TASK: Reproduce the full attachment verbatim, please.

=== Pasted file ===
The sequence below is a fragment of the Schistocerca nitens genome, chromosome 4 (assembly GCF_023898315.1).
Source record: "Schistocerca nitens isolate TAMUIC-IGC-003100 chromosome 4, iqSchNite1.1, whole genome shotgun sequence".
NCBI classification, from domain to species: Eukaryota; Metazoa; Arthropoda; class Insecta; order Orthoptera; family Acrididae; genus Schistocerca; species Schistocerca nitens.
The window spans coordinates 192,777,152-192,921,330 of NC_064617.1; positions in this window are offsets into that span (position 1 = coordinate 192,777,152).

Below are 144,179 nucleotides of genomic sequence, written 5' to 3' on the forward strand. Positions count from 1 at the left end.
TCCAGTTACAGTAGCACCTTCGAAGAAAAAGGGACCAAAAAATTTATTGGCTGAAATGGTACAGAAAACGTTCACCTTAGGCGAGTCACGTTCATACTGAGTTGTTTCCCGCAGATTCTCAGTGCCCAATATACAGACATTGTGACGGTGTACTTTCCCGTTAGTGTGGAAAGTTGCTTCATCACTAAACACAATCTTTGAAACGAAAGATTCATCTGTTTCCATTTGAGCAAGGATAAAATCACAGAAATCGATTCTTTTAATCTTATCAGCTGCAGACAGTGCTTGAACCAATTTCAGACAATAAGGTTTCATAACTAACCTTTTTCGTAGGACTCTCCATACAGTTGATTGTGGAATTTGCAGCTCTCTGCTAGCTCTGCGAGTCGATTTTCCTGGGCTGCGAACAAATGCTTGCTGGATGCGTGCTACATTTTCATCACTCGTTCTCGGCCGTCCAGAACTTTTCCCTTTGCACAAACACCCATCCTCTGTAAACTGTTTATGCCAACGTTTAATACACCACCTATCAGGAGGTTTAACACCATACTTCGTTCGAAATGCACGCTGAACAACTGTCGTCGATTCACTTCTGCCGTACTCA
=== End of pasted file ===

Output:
The sequence below is a fragment of the Schistocerca nitens genome, chromosome 4 (assembly GCF_023898315.1).
Source record: "Schistocerca nitens isolate TAMUIC-IGC-003100 chromosome 4, iqSchNite1.1, whole genome shotgun sequence".
NCBI classification, from domain to species: Eukaryota; Metazoa; Arthropoda; class Insecta; order Orthoptera; family Acrididae; genus Schistocerca; species Schistocerca nitens.
The window spans coordinates 192,777,152-192,921,330 of NC_064617.1; positions in this window are offsets into that span (position 1 = coordinate 192,777,152).

Below are 144,179 nucleotides of genomic sequence, written 5' to 3' on the forward strand. Positions count from 1 at the left end.
TCCAGTTACAGTAGCACCTTCGAAGAAAAAGGGACCAAAAAATTTATTGGCTGAAATGGTACAGAAAACGTTCACCTTAGGCGAGTCACGTTCATACTGAGTTGTTTCCCGCAGATTCTCAGTGCCCAATATACAGACATTGTGACGGTGTACTTTCCCGTTAGTGTGGAAAGTTGCTTCATCACTAAACACAATCTTTGAAACGAAAGATTCATCTGTTTCCATTTGAGCAAGGATAAAATCACAGAAATCGATTCTTTTAATCTTATCAGCTGCAGACAGTGCTTGAACCAATTTCAGACAATAAGGTTTCATAACTAACCTTTTTCGTAGGACTCTCCATACAGTTGATTGTGGAATTTGCAGCTCTCTGCTAGCTCTGCGAGTCGATTTTCCTGGGCTGCGAACAAATGCTTGCTGGATGCGTGCTACATTTTCATCACTCGTTCTCGGCCGTCCAGAACTTTTCCCTTTGCACAAACACCCATCCTCTGTAAACTGTTTATGCCAACGTTTAATACACCACCTATCAGGAGGTTTAACACCATACTTCGTTCGAAATGCACGCTGAACAACTGTCGTCGATTCACTTCTGCCGTACTCA